Every ten years, the federal government conducts a “census,” where it counts every person living in the United States. The constitution mandates that all people
Average Household Size: The average number of people living in a household
Children in Single-Parent Households: The percentage of children under the age of 18 who live with only one parent
Families with Children: The percentage of households with a child under the age of 18 who is related to the head of household (by marriage, adoption or birth) living in the home
Living Alone: The percentage of households with exactly one resident
Opposite-Sex Partnerships: The percentage of households with opposite-sex spouses or unmarried partners
Same-Sex Partnerships: The percentage of households with same-sex spouses or unmarried partners
American Community Survey (ACS), 5-year estimates, Tables S1101, B09005, B09019
2019, 2020, 2021
*Note: Each year of available data shown above is a 5-year estimate, or an average of data collected over a five year period. 5-year estimates are used to increase the reliability of the data at small geographies like neighborhoods and census tracts. The years shown on the NDSC map represent the final year of the five year average (e.g. “2010” represents 2006-2010 data, “2011” represents 2007-2011 data, and so on). For the most impactful comparison of data over time, the ACS recommends comparing non-overlapping years (e.g. 2010-14 with 2015-19).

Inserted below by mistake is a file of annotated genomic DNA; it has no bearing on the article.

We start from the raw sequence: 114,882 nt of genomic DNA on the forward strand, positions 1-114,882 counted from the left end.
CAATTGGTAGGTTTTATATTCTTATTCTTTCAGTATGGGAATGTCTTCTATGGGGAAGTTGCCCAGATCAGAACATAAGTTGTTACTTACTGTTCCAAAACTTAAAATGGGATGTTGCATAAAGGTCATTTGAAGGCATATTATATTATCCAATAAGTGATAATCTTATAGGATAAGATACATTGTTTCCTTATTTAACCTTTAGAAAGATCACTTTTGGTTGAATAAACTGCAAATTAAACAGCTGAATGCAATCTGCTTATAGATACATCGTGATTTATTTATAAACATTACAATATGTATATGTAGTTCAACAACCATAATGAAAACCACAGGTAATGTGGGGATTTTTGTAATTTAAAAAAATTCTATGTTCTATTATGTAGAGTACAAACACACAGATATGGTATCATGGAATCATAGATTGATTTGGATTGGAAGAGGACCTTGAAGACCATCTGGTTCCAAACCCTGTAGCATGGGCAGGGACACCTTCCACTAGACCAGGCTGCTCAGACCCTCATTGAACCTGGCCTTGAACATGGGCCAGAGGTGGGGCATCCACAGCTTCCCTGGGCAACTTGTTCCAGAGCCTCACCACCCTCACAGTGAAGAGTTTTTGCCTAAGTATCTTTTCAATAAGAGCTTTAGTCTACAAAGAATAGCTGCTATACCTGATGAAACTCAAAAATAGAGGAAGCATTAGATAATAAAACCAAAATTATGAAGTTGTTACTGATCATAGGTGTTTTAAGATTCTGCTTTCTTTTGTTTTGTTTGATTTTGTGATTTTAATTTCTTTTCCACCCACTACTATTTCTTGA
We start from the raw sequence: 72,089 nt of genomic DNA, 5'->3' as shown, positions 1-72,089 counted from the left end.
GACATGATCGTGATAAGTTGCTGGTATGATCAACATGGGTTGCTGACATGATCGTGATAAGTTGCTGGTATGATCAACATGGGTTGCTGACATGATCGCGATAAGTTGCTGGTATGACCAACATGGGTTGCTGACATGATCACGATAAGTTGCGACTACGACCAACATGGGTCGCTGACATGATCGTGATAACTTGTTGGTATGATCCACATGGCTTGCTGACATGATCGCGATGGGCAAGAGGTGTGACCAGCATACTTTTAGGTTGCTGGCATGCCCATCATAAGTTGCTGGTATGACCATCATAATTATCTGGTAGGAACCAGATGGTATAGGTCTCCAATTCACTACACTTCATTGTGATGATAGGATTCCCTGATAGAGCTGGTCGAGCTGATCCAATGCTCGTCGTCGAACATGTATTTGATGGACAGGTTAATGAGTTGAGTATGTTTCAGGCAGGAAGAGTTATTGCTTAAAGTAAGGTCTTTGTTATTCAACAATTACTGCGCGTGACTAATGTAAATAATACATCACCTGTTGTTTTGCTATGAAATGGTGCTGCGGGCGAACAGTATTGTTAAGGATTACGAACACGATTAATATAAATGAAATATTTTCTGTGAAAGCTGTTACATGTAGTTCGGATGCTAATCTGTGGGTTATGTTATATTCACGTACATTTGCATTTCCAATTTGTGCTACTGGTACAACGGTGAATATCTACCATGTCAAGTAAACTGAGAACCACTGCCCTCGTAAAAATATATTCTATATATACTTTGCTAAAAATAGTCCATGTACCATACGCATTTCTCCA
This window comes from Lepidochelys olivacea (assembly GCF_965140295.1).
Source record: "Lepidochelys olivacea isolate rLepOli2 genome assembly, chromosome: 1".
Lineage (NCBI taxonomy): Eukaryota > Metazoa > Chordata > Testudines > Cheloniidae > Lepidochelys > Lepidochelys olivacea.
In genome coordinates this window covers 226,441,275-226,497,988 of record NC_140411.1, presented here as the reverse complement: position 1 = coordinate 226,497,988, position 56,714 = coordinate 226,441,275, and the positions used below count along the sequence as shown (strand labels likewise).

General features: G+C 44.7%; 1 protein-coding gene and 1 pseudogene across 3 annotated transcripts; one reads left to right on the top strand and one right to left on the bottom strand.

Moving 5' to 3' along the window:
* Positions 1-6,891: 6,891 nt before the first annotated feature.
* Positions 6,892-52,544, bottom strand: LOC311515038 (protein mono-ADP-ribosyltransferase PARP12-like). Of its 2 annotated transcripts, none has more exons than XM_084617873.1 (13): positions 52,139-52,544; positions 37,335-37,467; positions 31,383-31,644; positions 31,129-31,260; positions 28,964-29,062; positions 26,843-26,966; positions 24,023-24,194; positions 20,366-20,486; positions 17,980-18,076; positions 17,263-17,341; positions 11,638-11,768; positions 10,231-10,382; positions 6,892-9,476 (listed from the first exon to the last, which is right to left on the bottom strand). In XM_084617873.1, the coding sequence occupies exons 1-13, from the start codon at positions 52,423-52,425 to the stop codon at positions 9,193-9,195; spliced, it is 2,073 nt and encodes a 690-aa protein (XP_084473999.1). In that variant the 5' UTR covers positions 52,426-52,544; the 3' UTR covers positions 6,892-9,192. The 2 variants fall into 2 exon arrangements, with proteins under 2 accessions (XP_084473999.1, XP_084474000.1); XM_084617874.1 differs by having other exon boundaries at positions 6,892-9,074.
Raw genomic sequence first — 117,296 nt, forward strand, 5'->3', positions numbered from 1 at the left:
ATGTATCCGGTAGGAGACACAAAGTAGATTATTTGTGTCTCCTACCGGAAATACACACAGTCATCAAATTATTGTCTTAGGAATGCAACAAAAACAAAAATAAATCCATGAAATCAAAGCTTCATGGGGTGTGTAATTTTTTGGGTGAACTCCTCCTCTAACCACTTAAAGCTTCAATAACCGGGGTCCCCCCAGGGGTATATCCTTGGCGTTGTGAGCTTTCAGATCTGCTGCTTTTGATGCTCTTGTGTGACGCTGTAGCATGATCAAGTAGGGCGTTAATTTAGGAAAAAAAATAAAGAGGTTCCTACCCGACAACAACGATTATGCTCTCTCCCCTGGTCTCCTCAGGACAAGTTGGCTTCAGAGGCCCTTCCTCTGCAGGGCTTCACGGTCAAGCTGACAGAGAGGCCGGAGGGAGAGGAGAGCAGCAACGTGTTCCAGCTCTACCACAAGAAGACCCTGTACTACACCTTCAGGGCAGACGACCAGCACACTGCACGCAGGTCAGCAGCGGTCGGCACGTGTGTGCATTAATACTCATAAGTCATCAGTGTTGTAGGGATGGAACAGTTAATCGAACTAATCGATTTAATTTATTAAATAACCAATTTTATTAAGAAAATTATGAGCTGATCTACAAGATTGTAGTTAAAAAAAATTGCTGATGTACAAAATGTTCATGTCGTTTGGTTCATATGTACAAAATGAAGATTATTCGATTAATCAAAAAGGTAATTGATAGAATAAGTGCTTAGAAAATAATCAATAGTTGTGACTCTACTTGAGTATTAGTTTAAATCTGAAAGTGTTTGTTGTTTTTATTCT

Why are these variables important to measure?
Average Household Size
A household is defined in the American Community Survey as all the people who occupy a housing unit, which can be a house, an apartment, a mobile home, or any other space that is occupied as separate living quarters. Since households can be occupied by single or multiple families, groups of unrelated people, or single persons, it is important to specify the type of living arrangement that characterizes them.
Household size is important to measure to aid in understanding the living conditions and quality of life of the inhabitants of a neighborhood. This, in turn, can help identify problems such as overcrowding, rent burden, and shortages in housing supply; informing the design of interventions to address them.
Children in Single-Parent Households / Families with Children
The Census Bureau defines a related child in a household as “any child under 18 years old who is related to the householder by
birth, marriage, or adoption. Related children of the householder include ever-married as well as never-married children. Children, by definition, exclude persons under 18 years who maintain households or are spouses or unmarried partners of
The defining factor of a single-parent household for a child is that only one of their parents are present, regardless of if there are other, unrelated inhabitants in the household. Understanding both the share of the neighborhood that is made up of families with children as well as the percentage of children living in single parent households helps assess the living conditions of children in a neighborhood, as well as their residential arrangements. It further helps to understand the familial relationships common in a given area. Knowledge about residential arrangements and the living circumstances of children are essential for understanding the needs of a community and the provision of resources like daycare, education, and social services.